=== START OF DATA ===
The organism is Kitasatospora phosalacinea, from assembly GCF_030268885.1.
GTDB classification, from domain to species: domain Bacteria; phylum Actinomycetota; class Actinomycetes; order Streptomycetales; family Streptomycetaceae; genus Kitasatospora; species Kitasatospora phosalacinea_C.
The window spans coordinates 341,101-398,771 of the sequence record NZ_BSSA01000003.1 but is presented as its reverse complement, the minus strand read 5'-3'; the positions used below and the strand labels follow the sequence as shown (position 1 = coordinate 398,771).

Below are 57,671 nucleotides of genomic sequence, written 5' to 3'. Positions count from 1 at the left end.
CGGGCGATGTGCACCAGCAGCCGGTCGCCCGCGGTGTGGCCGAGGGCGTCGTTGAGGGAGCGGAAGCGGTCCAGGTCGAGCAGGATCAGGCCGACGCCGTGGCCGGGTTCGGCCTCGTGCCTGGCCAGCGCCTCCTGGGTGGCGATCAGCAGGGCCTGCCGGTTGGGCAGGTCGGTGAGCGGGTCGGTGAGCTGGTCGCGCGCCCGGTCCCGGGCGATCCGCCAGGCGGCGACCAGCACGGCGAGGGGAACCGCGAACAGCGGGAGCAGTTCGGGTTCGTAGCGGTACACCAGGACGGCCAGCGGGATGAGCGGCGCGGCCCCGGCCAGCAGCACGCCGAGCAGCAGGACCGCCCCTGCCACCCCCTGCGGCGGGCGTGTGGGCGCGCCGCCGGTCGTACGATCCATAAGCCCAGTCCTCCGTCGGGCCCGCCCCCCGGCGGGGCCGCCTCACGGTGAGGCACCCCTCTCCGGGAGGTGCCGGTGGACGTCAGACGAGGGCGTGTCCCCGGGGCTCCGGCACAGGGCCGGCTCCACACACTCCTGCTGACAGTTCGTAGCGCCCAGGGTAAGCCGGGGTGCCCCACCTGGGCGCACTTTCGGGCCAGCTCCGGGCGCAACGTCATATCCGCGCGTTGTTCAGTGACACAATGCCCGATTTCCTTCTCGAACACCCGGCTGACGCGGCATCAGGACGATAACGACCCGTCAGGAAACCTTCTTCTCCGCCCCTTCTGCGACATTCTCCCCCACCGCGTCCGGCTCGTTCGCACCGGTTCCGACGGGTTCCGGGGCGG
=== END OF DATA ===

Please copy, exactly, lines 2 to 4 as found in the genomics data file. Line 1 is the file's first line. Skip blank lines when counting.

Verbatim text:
GTDB classification, from domain to species: domain Bacteria; phylum Actinomycetota; class Actinomycetes; order Streptomycetales; family Streptomycetaceae; genus Kitasatospora; species Kitasatospora phosalacinea_C.
The window spans coordinates 341,101-398,771 of the sequence record NZ_BSSA01000003.1 but is presented as its reverse complement, the minus strand read 5'-3'; the positions used below and the strand labels follow the sequence as shown (position 1 = coordinate 398,771).

Below are 57,671 nucleotides of genomic sequence, written 5' to 3'. Positions count from 1 at the left end.